Freelance journalist Sean Micallef has written a column about the sorry state of cycling in Weston. He says, ““Home of the Bicycle” is a slogan found all around Weston, yet it’s one of the worst places in Toronto to ride a bike.” The article is in the Toronto Star behind a paywall but may be accessed at this link in Toronto.com.
In essence Micallef says that cycling is scary in Weston and is an equity issue according to area resident Christina Hoang.
Faisal Hassan, our MPP, said this week that he would like to “ban greedy profit driven corporations from the home care and long term care sector so that every dollar goes into better care, and better living.” [sic]
This is a gob-smackingly terrible idea.
I have a friend who thinks that profit is in some way immoral. Something about it—he can never explain what (to my satisfaction at least)—seems dishonourable. I think that Hassan probably feels the same: that making a buck from seniors is a bit underhanded.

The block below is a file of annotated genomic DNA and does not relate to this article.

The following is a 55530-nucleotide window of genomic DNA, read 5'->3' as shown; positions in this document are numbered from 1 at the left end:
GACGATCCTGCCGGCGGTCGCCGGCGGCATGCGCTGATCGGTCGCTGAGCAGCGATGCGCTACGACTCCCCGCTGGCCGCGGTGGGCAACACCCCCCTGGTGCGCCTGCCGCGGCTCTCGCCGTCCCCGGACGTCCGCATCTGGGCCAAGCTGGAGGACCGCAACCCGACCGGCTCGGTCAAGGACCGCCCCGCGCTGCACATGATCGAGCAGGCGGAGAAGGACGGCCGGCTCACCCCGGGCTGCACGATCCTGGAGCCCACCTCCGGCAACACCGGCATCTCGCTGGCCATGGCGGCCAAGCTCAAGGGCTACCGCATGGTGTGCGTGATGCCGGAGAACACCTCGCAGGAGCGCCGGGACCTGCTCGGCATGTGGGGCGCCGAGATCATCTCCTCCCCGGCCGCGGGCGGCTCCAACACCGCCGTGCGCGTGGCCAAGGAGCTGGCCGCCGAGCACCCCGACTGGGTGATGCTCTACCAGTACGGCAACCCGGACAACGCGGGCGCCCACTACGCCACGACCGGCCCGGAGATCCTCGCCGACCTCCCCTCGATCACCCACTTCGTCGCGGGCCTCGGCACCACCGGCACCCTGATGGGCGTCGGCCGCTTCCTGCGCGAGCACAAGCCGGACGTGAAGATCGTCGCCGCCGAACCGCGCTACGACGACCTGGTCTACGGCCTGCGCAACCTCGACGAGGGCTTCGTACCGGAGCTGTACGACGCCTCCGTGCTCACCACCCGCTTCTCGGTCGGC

But there is nothing—not spiders, eels, or sticky tape—that I would fear more as an old person than someone who isn’t interested in my money. When I retire, I hope to live in comfort, able to buy myself high-speed internet, beer deliveries, and a sweet private room where I can sleep in until 10. This is why I save money now, and I expect my eventual nursing home to earn that money by giving me what I want.
In other words, I expect them to profit. I hope they do.
Would you eat at a non-profit restaurant? Gross. Would you sleep in a non-profit hotel? No, thank you. I like my meals hot and my sheets cold, and when I pay for these things, I get them.
Forbidding profits in nursing homes would be just as bad an idea. At best, government could force providers to follow regulations rather than their own self interest. Residents would get what they want only if the providers were obligated or inclined to provide it. They might hope to get kindly workers, but they could never be sure of that affection by—horrors—paying for it.
We buy warmth and affection everywhere else in the hospitality sector. We should be able to buy it in elder care too.
According to legend, these are supposed to be the three most important factors when assessing a home’s value. There’s a home in Mount Dennis at 27 Brownville that is for sale for a hundred dollars shy of $600,000. The much complained about home has been vacant for years and is not safe to live in but the 30 x 92ft. lot is for sale. As an added incentive, the vendors will throw in a demolition permit obtained last year.